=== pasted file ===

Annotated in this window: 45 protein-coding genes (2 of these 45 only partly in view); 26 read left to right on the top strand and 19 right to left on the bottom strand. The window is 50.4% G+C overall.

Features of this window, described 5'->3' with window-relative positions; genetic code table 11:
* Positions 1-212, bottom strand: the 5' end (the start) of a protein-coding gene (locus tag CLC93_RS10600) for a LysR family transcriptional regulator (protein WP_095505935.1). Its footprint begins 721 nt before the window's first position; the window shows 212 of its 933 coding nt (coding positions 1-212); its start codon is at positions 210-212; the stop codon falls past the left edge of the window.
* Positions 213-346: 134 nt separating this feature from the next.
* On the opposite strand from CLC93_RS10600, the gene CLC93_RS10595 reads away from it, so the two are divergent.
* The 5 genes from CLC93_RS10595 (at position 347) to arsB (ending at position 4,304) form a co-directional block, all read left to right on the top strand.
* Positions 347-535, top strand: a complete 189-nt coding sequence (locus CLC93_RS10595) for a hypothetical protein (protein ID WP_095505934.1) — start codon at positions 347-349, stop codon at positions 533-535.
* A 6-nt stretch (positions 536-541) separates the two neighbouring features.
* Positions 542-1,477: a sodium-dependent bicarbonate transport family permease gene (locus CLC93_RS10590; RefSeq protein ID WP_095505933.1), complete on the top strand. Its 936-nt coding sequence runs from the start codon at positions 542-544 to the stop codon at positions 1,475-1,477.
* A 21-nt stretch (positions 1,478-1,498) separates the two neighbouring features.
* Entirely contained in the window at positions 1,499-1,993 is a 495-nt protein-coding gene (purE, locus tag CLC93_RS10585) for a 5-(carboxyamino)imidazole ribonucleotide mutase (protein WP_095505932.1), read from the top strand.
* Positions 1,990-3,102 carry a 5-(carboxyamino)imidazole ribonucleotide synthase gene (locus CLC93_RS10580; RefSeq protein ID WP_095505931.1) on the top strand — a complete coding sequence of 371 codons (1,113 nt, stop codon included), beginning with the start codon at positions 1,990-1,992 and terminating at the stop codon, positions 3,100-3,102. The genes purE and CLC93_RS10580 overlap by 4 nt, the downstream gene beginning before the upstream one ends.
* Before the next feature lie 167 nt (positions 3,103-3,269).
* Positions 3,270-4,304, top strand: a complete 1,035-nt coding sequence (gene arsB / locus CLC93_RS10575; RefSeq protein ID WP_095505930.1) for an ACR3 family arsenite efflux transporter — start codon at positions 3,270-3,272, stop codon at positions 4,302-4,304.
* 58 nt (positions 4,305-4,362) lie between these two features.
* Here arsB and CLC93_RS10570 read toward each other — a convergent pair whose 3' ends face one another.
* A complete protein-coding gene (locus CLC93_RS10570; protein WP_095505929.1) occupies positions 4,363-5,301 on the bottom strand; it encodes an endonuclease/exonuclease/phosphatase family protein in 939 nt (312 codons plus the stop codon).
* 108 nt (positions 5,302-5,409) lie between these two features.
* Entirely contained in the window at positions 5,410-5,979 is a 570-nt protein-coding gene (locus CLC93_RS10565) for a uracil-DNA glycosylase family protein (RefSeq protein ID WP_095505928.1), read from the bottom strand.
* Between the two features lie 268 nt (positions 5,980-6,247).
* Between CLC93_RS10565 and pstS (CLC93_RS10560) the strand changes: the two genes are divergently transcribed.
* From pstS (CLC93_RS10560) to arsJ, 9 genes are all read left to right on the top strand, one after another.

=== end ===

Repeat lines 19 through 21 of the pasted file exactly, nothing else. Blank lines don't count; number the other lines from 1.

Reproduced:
* Entirely contained in the window at positions 5,410-5,979 is a 570-nt protein-coding gene (locus CLC93_RS10565) for a uracil-DNA glycosylase family protein (RefSeq protein ID WP_095505928.1), read from the bottom strand.
* Between the two features lie 268 nt (positions 5,980-6,247).
* Between CLC93_RS10565 and pstS (CLC93_RS10560) the strand changes: the two genes are divergently transcribed.